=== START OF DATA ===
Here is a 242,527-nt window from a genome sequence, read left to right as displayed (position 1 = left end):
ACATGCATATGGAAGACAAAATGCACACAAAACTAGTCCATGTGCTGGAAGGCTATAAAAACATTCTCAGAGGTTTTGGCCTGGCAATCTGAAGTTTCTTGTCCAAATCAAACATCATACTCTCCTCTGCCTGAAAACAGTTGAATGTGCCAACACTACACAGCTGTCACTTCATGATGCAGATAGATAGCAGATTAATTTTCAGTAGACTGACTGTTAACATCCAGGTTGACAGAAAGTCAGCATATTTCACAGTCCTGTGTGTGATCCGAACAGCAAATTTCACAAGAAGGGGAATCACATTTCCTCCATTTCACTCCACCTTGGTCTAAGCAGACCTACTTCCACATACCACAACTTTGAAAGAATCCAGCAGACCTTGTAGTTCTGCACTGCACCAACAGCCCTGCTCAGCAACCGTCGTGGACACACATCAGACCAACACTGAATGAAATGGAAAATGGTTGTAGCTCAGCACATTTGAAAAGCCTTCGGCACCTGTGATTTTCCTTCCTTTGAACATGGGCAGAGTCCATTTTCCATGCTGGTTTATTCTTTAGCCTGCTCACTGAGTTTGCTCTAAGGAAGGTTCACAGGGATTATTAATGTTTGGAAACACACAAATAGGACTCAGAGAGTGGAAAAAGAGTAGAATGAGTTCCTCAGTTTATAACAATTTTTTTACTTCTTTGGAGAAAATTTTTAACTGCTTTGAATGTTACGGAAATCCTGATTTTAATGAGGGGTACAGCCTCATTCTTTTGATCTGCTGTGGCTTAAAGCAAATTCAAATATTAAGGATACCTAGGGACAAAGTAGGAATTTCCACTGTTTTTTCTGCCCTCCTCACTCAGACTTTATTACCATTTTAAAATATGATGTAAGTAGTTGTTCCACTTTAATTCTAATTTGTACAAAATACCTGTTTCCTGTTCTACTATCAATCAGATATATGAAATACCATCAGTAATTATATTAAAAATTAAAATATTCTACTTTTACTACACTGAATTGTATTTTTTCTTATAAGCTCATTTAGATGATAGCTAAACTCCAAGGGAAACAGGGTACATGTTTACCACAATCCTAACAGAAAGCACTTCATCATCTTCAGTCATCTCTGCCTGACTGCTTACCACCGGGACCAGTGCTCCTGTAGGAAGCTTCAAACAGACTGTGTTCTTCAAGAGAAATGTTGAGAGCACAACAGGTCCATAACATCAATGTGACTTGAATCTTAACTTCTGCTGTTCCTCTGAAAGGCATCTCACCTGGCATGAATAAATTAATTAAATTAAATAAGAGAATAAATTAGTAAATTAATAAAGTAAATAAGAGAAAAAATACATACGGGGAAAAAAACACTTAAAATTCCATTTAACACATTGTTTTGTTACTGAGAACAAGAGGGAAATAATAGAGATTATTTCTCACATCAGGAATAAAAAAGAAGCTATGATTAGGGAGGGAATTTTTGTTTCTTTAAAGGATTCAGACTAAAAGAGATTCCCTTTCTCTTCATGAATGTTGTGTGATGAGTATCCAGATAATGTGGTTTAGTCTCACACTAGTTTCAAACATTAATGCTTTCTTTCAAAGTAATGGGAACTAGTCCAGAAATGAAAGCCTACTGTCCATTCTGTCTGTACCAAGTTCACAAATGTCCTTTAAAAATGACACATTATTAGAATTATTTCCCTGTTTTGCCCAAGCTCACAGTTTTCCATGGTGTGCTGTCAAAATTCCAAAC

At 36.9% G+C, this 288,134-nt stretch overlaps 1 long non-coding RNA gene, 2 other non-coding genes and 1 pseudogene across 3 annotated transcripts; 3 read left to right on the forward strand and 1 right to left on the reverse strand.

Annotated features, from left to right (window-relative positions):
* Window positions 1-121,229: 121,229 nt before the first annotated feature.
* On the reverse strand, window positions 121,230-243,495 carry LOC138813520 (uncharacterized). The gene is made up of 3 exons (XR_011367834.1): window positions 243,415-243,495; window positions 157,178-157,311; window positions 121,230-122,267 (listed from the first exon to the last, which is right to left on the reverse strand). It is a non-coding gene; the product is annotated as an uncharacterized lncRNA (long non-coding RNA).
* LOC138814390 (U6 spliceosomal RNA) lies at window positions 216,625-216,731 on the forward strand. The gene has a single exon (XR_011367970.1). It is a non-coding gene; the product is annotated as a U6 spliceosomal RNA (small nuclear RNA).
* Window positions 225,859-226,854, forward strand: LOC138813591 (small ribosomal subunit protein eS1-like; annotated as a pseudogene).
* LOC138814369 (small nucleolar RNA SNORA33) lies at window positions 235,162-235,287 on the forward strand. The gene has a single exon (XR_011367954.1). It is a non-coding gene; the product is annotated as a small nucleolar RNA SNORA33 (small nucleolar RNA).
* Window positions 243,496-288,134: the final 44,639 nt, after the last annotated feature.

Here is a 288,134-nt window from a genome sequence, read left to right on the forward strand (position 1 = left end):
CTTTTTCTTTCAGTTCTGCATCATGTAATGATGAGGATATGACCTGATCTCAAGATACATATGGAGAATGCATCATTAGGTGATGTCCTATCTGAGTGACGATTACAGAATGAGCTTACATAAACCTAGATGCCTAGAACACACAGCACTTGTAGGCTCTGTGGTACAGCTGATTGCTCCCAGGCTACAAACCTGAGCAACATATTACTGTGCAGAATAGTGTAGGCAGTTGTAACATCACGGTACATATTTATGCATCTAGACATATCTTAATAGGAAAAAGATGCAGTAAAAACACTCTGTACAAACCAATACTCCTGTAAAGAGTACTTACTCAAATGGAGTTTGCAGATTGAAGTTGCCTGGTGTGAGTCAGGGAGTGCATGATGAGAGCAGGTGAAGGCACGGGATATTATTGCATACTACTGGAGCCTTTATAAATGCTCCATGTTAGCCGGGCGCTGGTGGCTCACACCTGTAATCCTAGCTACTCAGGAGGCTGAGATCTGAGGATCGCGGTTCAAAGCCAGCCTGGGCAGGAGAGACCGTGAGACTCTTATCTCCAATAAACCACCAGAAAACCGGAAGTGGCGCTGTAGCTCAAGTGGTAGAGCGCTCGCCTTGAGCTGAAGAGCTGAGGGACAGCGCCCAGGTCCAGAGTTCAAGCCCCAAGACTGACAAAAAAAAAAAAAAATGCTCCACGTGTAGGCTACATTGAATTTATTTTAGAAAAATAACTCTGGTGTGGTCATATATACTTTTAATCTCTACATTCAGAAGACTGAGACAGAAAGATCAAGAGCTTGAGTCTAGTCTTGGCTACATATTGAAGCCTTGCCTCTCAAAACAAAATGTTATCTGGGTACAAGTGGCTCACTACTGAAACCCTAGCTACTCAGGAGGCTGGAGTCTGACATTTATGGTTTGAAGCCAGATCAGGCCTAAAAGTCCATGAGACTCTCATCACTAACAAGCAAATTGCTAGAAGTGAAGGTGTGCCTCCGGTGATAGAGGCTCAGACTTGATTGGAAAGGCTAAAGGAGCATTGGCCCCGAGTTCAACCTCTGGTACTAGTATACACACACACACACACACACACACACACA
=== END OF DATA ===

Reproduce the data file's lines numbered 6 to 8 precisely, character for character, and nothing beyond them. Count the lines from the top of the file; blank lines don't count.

* On the reverse strand, window positions 121,230-243,495 carry LOC138813520 (uncharacterized). The gene is made up of 3 exons (XR_011367834.1): window positions 243,415-243,495; window positions 157,178-157,311; window positions 121,230-122,267 (listed from the first exon to the last, which is right to left on the reverse strand). It is a non-coding gene; the product is annotated as an uncharacterized lncRNA (long non-coding RNA).
* LOC138814390 (U6 spliceosomal RNA) lies at window positions 216,625-216,731 on the forward strand. The gene has a single exon (XR_011367970.1). It is a non-coding gene; the product is annotated as a U6 spliceosomal RNA (small nuclear RNA).
* Window positions 225,859-226,854, forward strand: LOC138813591 (small ribosomal subunit protein eS1-like; annotated as a pseudogene).